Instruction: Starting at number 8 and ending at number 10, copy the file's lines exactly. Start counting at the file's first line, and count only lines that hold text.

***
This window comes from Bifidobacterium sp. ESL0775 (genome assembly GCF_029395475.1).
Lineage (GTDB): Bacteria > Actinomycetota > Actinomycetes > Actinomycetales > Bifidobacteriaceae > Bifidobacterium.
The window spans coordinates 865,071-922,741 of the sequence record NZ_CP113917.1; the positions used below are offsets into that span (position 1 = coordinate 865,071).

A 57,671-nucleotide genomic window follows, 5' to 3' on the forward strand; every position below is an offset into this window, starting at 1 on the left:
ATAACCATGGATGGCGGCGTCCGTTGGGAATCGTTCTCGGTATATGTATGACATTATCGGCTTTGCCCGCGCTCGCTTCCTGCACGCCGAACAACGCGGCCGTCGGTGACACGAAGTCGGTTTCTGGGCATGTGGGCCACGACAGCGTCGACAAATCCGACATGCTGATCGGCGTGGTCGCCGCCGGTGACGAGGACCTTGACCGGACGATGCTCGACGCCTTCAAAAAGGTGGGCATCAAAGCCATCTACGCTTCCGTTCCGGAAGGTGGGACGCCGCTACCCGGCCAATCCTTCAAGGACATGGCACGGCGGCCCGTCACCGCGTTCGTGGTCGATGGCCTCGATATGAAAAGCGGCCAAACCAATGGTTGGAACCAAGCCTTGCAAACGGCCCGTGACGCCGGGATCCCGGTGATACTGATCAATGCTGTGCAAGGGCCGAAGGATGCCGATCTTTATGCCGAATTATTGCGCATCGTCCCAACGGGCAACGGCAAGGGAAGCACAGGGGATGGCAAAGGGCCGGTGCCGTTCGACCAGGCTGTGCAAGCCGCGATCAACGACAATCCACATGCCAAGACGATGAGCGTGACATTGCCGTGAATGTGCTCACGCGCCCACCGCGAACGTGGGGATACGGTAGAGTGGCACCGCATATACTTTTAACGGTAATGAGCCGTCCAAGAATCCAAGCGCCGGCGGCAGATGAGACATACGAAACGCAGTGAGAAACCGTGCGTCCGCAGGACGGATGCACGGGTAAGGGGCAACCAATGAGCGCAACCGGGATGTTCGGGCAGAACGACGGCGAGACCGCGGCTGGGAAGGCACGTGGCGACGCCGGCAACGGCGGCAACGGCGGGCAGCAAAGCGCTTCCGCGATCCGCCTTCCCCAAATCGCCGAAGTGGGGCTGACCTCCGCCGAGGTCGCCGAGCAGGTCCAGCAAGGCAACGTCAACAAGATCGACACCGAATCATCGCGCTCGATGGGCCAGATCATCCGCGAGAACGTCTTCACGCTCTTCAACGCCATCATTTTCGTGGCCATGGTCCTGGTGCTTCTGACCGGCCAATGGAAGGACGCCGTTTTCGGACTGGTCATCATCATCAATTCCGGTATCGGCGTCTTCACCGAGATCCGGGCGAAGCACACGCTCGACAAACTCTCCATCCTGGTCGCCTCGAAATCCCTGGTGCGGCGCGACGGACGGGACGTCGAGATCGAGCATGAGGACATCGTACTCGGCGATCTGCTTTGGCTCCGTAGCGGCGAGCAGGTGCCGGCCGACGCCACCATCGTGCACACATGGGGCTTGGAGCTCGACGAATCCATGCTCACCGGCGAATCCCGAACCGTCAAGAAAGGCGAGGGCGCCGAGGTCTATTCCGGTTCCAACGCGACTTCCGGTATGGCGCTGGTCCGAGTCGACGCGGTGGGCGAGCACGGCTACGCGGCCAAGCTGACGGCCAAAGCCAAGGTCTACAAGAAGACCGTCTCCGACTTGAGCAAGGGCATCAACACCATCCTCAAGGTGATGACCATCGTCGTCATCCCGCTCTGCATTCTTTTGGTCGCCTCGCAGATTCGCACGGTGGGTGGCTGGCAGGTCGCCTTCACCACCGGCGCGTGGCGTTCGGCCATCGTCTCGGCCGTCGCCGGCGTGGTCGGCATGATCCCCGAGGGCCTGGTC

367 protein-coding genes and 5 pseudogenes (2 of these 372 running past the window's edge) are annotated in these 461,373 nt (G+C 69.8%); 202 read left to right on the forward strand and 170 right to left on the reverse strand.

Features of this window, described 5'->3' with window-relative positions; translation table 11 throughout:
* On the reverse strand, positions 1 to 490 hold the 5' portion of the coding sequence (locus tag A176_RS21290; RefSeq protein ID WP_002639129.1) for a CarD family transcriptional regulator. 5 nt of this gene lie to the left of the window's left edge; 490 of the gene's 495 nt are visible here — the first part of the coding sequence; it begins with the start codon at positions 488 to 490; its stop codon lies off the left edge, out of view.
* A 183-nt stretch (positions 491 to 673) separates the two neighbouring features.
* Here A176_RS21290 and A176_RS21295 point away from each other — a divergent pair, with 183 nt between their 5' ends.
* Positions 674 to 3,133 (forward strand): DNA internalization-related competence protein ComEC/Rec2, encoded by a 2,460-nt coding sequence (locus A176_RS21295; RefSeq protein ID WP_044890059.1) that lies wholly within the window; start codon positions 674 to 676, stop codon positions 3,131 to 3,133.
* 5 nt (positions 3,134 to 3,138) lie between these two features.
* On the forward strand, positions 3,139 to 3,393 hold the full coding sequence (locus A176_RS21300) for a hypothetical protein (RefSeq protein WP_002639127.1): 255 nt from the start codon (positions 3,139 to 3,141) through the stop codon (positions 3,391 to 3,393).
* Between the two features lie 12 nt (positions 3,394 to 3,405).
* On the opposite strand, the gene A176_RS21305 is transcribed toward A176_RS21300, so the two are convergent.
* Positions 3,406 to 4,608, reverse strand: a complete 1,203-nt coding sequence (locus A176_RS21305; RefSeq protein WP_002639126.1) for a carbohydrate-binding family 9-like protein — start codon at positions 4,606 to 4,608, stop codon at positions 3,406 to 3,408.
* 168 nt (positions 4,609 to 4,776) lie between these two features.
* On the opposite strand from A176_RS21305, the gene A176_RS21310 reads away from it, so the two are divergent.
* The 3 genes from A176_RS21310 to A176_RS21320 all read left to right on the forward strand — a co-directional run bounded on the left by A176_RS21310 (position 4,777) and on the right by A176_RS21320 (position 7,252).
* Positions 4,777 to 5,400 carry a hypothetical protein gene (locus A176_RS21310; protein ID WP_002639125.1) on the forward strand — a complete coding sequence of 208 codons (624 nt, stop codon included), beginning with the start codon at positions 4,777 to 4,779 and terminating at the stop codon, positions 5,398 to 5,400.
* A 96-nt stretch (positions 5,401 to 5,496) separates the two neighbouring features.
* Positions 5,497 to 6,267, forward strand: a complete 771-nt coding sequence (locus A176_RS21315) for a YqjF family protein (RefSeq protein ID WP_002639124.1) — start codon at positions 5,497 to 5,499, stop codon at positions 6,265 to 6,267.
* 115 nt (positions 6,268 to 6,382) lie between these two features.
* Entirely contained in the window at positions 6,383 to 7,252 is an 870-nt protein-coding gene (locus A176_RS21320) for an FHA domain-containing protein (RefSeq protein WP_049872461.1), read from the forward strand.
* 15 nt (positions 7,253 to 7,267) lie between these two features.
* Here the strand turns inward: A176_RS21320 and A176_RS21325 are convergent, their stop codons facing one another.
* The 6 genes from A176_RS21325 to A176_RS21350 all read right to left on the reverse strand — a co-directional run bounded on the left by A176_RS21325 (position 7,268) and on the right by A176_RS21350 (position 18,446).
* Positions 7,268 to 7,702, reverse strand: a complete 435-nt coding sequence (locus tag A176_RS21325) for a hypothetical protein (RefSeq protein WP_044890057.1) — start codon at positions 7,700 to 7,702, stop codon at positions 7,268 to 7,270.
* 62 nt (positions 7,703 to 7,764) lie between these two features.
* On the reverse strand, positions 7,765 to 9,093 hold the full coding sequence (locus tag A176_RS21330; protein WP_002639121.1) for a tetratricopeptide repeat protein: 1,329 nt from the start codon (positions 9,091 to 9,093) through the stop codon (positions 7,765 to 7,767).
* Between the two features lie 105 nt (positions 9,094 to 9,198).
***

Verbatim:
* On the reverse strand, positions 1 to 490 hold the 5' portion of the coding sequence (locus tag A176_RS21290; RefSeq protein ID WP_002639129.1) for a CarD family transcriptional regulator. 5 nt of this gene lie to the left of the window's left edge; 490 of the gene's 495 nt are visible here — the first part of the coding sequence; it begins with the start codon at positions 488 to 490; its stop codon lies off the left edge, out of view.
* A 183-nt stretch (positions 491 to 673) separates the two neighbouring features.
* Here A176_RS21290 and A176_RS21295 point away from each other — a divergent pair, with 183 nt between their 5' ends.